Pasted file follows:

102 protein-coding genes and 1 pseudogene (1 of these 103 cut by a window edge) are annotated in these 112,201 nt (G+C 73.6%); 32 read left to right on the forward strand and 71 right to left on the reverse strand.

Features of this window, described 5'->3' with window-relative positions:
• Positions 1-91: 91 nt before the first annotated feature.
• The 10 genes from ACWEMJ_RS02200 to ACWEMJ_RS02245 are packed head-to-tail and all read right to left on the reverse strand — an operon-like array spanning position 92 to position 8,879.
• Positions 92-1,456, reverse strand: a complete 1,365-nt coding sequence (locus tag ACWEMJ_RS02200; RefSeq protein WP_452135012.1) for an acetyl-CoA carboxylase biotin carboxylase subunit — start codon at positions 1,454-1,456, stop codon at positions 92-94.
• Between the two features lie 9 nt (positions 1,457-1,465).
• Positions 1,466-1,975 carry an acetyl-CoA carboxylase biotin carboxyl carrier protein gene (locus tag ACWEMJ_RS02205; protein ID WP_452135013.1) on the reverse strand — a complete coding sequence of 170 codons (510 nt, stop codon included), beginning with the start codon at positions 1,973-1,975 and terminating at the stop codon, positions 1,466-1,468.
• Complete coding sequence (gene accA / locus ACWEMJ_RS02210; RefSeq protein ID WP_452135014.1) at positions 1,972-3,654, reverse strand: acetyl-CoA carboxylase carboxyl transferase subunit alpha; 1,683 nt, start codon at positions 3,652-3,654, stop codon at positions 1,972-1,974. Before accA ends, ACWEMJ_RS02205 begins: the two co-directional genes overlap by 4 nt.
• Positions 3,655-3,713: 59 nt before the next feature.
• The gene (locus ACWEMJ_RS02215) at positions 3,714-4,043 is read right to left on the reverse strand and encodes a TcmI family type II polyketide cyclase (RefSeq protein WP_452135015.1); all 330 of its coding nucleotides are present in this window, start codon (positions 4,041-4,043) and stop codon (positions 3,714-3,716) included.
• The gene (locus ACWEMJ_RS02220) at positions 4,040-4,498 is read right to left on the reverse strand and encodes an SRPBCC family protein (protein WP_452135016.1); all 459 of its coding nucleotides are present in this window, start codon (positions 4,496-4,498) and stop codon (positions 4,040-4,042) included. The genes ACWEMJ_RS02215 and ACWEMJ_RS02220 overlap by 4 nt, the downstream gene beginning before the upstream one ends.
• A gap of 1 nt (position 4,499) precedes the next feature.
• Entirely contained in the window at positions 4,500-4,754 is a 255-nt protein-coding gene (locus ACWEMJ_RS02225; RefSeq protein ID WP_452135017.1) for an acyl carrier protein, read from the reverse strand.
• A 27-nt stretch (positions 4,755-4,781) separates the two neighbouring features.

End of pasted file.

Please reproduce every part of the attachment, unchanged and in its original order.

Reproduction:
102 protein-coding genes and 1 pseudogene (1 of these 103 cut by a window edge) are annotated in these 112,201 nt (G+C 73.6%); 32 read left to right on the forward strand and 71 right to left on the reverse strand.

Features of this window, described 5'->3' with window-relative positions:
• Positions 1-91: 91 nt before the first annotated feature.
• The 10 genes from ACWEMJ_RS02200 to ACWEMJ_RS02245 are packed head-to-tail and all read right to left on the reverse strand — an operon-like array spanning position 92 to position 8,879.
• Positions 92-1,456, reverse strand: a complete 1,365-nt coding sequence (locus tag ACWEMJ_RS02200; RefSeq protein WP_452135012.1) for an acetyl-CoA carboxylase biotin carboxylase subunit — start codon at positions 1,454-1,456, stop codon at positions 92-94.
• Between the two features lie 9 nt (positions 1,457-1,465).
• Positions 1,466-1,975 carry an acetyl-CoA carboxylase biotin carboxyl carrier protein gene (locus tag ACWEMJ_RS02205; protein ID WP_452135013.1) on the reverse strand — a complete coding sequence of 170 codons (510 nt, stop codon included), beginning with the start codon at positions 1,973-1,975 and terminating at the stop codon, positions 1,466-1,468.
• Complete coding sequence (gene accA / locus ACWEMJ_RS02210; RefSeq protein ID WP_452135014.1) at positions 1,972-3,654, reverse strand: acetyl-CoA carboxylase carboxyl transferase subunit alpha; 1,683 nt, start codon at positions 3,652-3,654, stop codon at positions 1,972-1,974. Before accA ends, ACWEMJ_RS02205 begins: the two co-directional genes overlap by 4 nt.
• Positions 3,655-3,713: 59 nt before the next feature.
• The gene (locus ACWEMJ_RS02215) at positions 3,714-4,043 is read right to left on the reverse strand and encodes a TcmI family type II polyketide cyclase (RefSeq protein WP_452135015.1); all 330 of its coding nucleotides are present in this window, start codon (positions 4,041-4,043) and stop codon (positions 3,714-3,716) included.
• The gene (locus ACWEMJ_RS02220) at positions 4,040-4,498 is read right to left on the reverse strand and encodes an SRPBCC family protein (protein WP_452135016.1); all 459 of its coding nucleotides are present in this window, start codon (positions 4,496-4,498) and stop codon (positions 4,040-4,042) included. The genes ACWEMJ_RS02215 and ACWEMJ_RS02220 overlap by 4 nt, the downstream gene beginning before the upstream one ends.
• A gap of 1 nt (position 4,499) precedes the next feature.
• Entirely contained in the window at positions 4,500-4,754 is a 255-nt protein-coding gene (locus ACWEMJ_RS02225; RefSeq protein ID WP_452135017.1) for an acyl carrier protein, read from the reverse strand.
• A 27-nt stretch (positions 4,755-4,781) separates the two neighbouring features.